Saturday, January 10, 2009

It's all the little things, and it's starting to get to me

The auction for JS ends in about a day, and if someone buys it and puts-up a site anything like the old JS -- I'm there.

While I'm enjoying the use of a standard tool that plays nicely with all the blogging tools out there, the lack of the social networking features are killing me.

I can't easily click on the list of viewers who have visited and go see their sites.

When I visit a blog, I have to leave a comment so the blogs that I visit know I read and care, instead of having the knowledge that they will see that I've visited in their statistics. I'm not good at quick comments, and it's slowing-down my blog reading something fierce. It would be faster if I just posted a reading list here. Hmmm, maybe I'll do that.

And finally, the inability to PM people. I didn't use it much, but when I did, it was a very nice way to communicate more openly and deeply within the JS community.


  1. I totally agree - I don't always want to leave a comment, I just go to the blog and read what the person has to say. My not leaving a comment is not indicative of anything - I don't always have a comment to speak to every person's blog that I'm going to. I haven't seen any other blog hosts that have the feature fo the last 10 visitors at the bottom of the page or go to the stats page and see all the visitors that have come to your blog that day, such as JS did. I miss that feature more than any other feature that is gone.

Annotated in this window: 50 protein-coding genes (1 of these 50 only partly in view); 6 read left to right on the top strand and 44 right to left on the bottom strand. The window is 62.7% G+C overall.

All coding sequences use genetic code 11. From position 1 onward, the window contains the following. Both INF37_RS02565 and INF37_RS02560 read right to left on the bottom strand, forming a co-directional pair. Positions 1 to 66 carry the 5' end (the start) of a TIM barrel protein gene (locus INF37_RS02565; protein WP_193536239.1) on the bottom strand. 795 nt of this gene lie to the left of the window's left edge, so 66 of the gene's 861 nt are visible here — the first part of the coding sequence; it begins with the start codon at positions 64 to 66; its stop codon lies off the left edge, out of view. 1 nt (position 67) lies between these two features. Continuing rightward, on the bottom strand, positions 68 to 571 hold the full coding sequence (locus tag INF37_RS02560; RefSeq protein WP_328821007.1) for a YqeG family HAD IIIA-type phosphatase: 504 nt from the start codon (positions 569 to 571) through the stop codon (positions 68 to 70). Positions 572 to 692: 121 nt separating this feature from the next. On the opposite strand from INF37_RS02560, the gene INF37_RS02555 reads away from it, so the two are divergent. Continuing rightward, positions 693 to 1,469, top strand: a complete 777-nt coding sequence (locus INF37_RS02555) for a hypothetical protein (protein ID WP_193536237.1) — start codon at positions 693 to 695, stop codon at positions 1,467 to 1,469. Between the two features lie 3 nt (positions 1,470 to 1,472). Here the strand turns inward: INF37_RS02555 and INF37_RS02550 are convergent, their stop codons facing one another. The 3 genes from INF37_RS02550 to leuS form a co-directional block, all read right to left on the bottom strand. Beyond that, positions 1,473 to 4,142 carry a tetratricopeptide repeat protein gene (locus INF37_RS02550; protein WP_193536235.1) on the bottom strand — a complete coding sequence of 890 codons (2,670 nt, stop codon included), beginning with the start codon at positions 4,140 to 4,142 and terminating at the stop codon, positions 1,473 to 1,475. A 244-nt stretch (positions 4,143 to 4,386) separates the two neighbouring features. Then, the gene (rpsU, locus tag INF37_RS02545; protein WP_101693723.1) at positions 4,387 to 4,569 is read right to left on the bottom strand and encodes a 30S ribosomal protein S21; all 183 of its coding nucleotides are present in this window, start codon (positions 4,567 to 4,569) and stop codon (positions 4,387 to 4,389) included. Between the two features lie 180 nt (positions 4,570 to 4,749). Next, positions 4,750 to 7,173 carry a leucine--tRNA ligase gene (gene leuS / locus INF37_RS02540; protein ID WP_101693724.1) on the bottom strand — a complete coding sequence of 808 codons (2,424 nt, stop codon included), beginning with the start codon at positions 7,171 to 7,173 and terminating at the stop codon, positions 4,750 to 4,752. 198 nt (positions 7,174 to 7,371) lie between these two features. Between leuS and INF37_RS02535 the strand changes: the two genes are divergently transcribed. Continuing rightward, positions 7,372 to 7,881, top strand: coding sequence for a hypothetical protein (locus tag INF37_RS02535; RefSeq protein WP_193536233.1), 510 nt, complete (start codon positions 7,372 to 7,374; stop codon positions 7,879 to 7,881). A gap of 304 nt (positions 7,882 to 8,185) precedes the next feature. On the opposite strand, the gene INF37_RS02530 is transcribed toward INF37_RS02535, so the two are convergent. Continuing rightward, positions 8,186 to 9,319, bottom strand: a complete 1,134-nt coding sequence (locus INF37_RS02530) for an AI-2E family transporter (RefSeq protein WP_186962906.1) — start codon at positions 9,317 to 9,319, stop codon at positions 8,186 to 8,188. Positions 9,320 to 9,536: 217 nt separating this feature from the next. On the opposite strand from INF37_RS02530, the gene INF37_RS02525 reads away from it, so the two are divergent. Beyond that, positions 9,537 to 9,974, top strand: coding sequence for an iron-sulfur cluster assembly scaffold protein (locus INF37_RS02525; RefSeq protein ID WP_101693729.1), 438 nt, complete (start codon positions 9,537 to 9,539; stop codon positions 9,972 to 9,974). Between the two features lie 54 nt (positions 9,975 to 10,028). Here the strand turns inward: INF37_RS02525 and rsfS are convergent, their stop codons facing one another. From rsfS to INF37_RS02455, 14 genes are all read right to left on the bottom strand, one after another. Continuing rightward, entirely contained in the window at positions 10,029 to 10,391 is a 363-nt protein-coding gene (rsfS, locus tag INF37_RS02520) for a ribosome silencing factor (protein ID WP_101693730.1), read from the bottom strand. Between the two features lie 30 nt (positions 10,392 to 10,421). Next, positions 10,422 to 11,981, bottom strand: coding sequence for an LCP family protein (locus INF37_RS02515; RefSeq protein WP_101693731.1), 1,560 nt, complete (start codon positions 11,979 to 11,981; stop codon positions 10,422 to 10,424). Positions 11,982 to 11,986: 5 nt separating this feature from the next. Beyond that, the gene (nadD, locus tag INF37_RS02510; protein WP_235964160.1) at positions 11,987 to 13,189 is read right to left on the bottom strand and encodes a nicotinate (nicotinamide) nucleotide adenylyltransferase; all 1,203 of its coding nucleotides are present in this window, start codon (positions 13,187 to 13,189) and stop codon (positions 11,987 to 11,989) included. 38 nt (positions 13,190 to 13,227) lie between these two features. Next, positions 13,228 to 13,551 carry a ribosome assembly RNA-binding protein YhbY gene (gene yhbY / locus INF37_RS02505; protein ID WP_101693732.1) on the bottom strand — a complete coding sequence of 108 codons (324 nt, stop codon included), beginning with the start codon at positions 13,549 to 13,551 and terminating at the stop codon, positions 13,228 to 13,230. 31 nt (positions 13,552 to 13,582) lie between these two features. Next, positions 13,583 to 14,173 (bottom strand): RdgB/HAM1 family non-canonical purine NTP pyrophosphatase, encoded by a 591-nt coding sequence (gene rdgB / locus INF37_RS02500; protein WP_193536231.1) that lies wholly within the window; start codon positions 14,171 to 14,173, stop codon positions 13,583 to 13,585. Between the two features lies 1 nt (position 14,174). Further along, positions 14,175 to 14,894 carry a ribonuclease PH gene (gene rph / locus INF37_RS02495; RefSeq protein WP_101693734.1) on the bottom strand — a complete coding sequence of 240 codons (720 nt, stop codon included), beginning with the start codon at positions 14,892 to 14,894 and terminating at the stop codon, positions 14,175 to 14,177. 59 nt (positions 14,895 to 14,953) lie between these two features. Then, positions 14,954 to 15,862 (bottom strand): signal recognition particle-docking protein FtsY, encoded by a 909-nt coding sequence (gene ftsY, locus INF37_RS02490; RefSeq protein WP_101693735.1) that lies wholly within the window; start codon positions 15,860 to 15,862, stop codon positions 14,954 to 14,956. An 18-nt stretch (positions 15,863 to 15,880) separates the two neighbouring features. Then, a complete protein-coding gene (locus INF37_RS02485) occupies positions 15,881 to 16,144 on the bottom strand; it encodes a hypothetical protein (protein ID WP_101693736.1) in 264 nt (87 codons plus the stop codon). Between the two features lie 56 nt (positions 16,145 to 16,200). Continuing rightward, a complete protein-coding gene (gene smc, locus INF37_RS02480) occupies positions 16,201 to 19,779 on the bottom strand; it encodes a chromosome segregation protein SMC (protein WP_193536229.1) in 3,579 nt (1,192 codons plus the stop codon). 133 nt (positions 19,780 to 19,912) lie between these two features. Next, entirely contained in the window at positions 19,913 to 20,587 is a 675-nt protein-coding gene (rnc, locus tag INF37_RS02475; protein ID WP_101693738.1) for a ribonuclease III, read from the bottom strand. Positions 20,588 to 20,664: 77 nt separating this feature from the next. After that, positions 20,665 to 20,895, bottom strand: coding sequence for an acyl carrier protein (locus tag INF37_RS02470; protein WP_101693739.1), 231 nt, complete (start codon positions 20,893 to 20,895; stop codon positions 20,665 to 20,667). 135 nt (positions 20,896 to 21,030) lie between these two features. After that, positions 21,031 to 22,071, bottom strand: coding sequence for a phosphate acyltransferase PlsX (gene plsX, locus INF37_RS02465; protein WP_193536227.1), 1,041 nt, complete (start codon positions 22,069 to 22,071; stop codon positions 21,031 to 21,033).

2. I miss that feature of knowing who has visited our blogs, too. Dylan "was" brilliant with all his excellant features.

    However, I do like comments. :) I like to know what my readers are thinking, or if I need support, a comment can help me so much! (thankyou for your kind comment, Kit. :)

    Usually if I take the time to read a blog, I try to leave some kind of comment.

  3. I have been bookmarking all the blogs I have found that I enjoy (holy moly ... there are over 50 of them}. By putting them all in one folder, I shoot thru them, regardless of what site they are on, much quicker than I ever did on JS.

    But if it is reborn in the same fashion, I'm there, backing up as I go.


  4. you make good points there. there are days when i feel very chatty and comment-y, and days i don't, but i'd like for people to know i visited, even if i didn't comment.

    i also thought it was fun to see the comments that made it onto the home page.

  5. I have to agree...the statistics which included who visited, were nice. I uploaded Site meter here, and it contains LOTS of info, but you have to dig.

    The other thing that's bugging me is, when I first started my JS blog, four years ago, I built up my favorites list by going through the recent posts. Here, one has to take what they give you in the Blogs of Note. Well, hell, I'd like to decide which are the blogs of note FOR ME. I don't know...maybe there's another way of doing it, but I haven't found it.

    I'm also in the same boat as Anonymous---I've bookmarked a ton of people because I don't want to lose them.

    Home page comments were also a plus, as Mary points out.

    On the other side of this, I have found manipulating my blog here, much, much easier than JS.

    I see comments here about the "Blogger" community...but I'm damned if I see it.

    I try to leave a comment on every entry I read, but on any given day, I may not have anything to say, as opposed to another entry of that person's on another day. The lack of comments doesn't always put me off...but not knowing who's reading does.

    All of that said...I don't know if I want to start over's a pain in the behind.

  6. I know what you all mean. WordPress is not much better either.

  7. SiteMeter gives you an idea of general location, but not if the person uses AOL. I can guess the blogger with some of the details, but I miss the JS stats as well.